Coronavirus Job Retention Scheme – first two weeks on the front line (UK)
As anyone who has spent the last fortnight trying to apply the Government’s CJRS knows, there is currently no actual law. Bar some guidance clearly not written by employment or HR specialists (hence indiscriminate references to workers and employees, and use of “laid-off” to mean both put on leave without pay and made redundant), pretty much everything else is speculation, inference, press comment, leaks and that chap on Twitter whose uncle heard something at a bus stop outside Parliament. It is not a good way to make law.
Nonetheless, the Great British Public is being asked to advise upon, implement and live with the consequences of a piece of law of almost unparalleled importance which is so far not even drafted, let alone in force. When the Scheme was announced on 17th March some rough edges were inevitable – the biggest State intervention since WW2, and all seemingly put together in about three days. Despite that, it is our perception that the measure has been extremely successful in calming employers and employees in circumstances where otherwise the economy might have faced hundreds of thousands, possibly millions, of redundancies.
As a political measure, therefore, the CJRS leaves the Government’s reputation in workplace matters currently riding pretty high. It has made appropriately Churchillian rallying calls and simultaneously taken the middle stump out of any later Labour Party allegation that the Tories are not the party of the common man. But there is still all to play for in the Government’s translation of the principles announced into hard and enforceable law. It is within its hands to stay up high on its white charger or to taint its legacy irreversibly by hedging the Scheme around with so many caveats and conditions that it becomes a grudging shadow of itself and all its initial promise is lost. Equally, the transition into law should not take so long that employers have had to make decisions based on broad principles alone and then face retrospective disqualification or sanction when the actual law undercuts the initial breadth of the Chancellor’s announcement. Two weeks is more than long enough for it to have made some statements about the many obvious detail questions arising under the Scheme but its guidance has scarcely done so.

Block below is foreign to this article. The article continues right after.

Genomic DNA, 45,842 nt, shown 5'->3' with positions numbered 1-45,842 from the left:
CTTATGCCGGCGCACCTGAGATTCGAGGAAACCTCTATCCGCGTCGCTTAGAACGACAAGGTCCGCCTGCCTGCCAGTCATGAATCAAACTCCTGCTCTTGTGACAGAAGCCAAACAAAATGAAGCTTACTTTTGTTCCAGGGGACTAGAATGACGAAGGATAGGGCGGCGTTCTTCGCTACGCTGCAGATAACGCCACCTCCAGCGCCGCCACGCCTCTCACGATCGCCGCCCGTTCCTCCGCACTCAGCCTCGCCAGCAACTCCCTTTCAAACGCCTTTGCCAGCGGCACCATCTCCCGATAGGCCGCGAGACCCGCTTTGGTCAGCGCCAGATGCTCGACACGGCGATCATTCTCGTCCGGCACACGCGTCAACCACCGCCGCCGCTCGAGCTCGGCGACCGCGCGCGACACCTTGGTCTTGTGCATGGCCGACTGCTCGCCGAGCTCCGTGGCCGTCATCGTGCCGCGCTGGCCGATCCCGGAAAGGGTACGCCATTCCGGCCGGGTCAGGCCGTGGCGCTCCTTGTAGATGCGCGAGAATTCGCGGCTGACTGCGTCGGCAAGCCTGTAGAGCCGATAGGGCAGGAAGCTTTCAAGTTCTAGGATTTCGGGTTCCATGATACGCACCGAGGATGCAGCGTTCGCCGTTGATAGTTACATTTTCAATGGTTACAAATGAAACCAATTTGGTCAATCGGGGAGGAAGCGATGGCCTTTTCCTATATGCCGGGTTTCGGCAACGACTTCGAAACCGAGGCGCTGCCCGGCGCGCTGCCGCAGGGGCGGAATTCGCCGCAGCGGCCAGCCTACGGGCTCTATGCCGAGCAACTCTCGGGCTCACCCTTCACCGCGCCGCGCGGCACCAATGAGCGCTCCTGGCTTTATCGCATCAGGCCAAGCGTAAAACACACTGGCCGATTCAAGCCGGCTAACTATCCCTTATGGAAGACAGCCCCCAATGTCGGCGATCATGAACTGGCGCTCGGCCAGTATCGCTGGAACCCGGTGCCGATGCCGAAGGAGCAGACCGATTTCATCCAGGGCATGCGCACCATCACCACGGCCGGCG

All that would imply that it is in the Government’s own best interests that the application of the Scheme should be reasonably easy and that it should not produce outcomes which are unfair or offend the common sense of the “man in the street”, or as more precisely termed in Westminster, prospective voter. However, some of the noises coming from those various sources suggest that the Government could be on verge of snatching defeat from the jaws of victory on this one.
1. We know that you won’t be able to work during furlough, which is fair enough, and there is also an assertion from Acas (though Acas should strictly interpret and apply the law, not make it) that you can’t be on furlough and on holiday at the same time, however sensible that might be. We know also that the minimum consecutive period of furlough which can be claimed for is three weeks.
Does that mean that the employer can’t claim for someone who has taken one day’s holiday in the middle of that three weeks (and therefore broken that consecutive period)? Would it be different, and if so, why on earth should that be the case, if the employee took that one day’s holiday between two separate three week periods? Or does it just mean that the employer will get back the whole of the three weeks’ furlough pay minus the one day’s holiday? Similarly if the employer has an unexpected emergency requiring the brief recall from furlough of one or more of its staff, then obviously it must pay them without assistance for those days, but on what logic would they then not receive furlough pay for the days either side?
2. There has been much comment around how far eligibility for furlough support from HMRC will depend on the employer actually needing the money (being “severely affected”, in the terms of the Government’s initial announcement). Similarly, there has been a lot of outraged booing and hissing at some big companies and Premier League Clubs which have furloughed lower-paid staff while maintaining very significant salaries at more senior grades. There are obviously moral and holier-than-thou political points to be scored all over the place here, but from the practical perspective, eligibility to furlough support cannot realistically depend on how far the employer is prepared to force pay-cuts on its senior people in breach of their contracts of employment.
3. Consequently it is not clear what “severely affected” means, or if it was even intended as a condition at all, rather than just context. The objective of the Scheme is to retain jobs affected by the Coronavirus and precautions taken to combat it. It has been clear from the start that this will only cover those employees who would otherwise have been laid-off (presumably in either sense of the term) for that reason. However, it is long-established in English law that the test for redundancy is whether you need the person, not whether you can afford them. If the employer’s financial resources determine eligibility for furlough support, then we will end up in the surreal position that if you are rendered surplus to requirements by the virus but work for a company that can afford to keep you on, you are let go, but if you do the same role for a company without the means to keep you on, you are kept on. So far as its appeal to the man in the street goes, that surely cannot be the plan.